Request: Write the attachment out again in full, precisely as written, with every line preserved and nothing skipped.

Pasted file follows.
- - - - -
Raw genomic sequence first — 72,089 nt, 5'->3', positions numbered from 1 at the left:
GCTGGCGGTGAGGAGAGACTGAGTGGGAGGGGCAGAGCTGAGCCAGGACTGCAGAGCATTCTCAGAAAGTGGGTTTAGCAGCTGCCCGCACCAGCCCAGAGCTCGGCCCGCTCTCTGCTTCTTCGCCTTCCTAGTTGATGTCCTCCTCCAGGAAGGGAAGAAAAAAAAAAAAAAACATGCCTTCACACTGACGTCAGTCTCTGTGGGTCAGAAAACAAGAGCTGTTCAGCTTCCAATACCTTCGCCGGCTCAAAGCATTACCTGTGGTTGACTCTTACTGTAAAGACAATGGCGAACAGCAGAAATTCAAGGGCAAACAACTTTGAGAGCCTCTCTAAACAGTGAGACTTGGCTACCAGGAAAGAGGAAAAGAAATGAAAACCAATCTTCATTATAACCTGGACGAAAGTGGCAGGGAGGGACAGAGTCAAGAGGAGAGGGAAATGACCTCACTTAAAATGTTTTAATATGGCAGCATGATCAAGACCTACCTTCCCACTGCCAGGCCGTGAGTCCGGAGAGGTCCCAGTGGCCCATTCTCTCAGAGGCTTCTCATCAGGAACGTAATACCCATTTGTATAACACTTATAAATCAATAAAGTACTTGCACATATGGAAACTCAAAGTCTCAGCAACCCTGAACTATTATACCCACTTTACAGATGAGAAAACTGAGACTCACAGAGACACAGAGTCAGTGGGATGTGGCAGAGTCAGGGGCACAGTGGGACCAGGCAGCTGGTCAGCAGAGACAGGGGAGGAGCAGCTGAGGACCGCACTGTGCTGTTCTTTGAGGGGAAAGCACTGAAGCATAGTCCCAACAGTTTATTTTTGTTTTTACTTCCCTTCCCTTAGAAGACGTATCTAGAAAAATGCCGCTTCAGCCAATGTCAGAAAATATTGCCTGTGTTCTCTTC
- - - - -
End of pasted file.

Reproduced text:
Raw genomic sequence first — 72,089 nt, 5'->3', positions numbered from 1 at the left:
GCTGGCGGTGAGGAGAGACTGAGTGGGAGGGGCAGAGCTGAGCCAGGACTGCAGAGCATTCTCAGAAAGTGGGTTTAGCAGCTGCCCGCACCAGCCCAGAGCTCGGCCCGCTCTCTGCTTCTTCGCCTTCCTAGTTGATGTCCTCCTCCAGGAAGGGAAGAAAAAAAAAAAAAAACATGCCTTCACACTGACGTCAGTCTCTGTGGGTCAGAAAACAAGAGCTGTTCAGCTTCCAATACCTTCGCCGGCTCAAAGCATTACCTGTGGTTGACTCTTACTGTAAAGACAATGGCGAACAGCAGAAATTCAAGGGCAAACAACTTTGAGAGCCTCTCTAAACAGTGAGACTTGGCTACCAGGAAAGAGGAAAAGAAATGAAAACCAATCTTCATTATAACCTGGACGAAAGTGGCAGGGAGGGACAGAGTCAAGAGGAGAGGGAAATGACCTCACTTAAAATGTTTTAATATGGCAGCATGATCAAGACCTACCTTCCCACTGCCAGGCCGTGAGTCCGGAGAGGTCCCAGTGGCCCATTCTCTCAGAGGCTTCTCATCAGGAACGTAATACCCATTTGTATAACACTTATAAATCAATAAAGTACTTGCACATATGGAAACTCAAAGTCTCAGCAACCCTGAACTATTATACCCACTTTACAGATGAGAAAACTGAGACTCACAGAGACACAGAGTCAGTGGGATGTGGCAGAGTCAGGGGCACAGTGGGACCAGGCAGCTGGTCAGCAGAGACAGGGGAGGAGCAGCTGAGGACCGCACTGTGCTGTTCTTTGAGGGGAAAGCACTGAAGCATAGTCCCAACAGTTTATTTTTGTTTTTACTTCCCTTCCCTTAGAAGACGTATCTAGAAAAATGCCGCTTCAGCCAATGTCAGAAAATATTGCCTGTGTTCTCTTC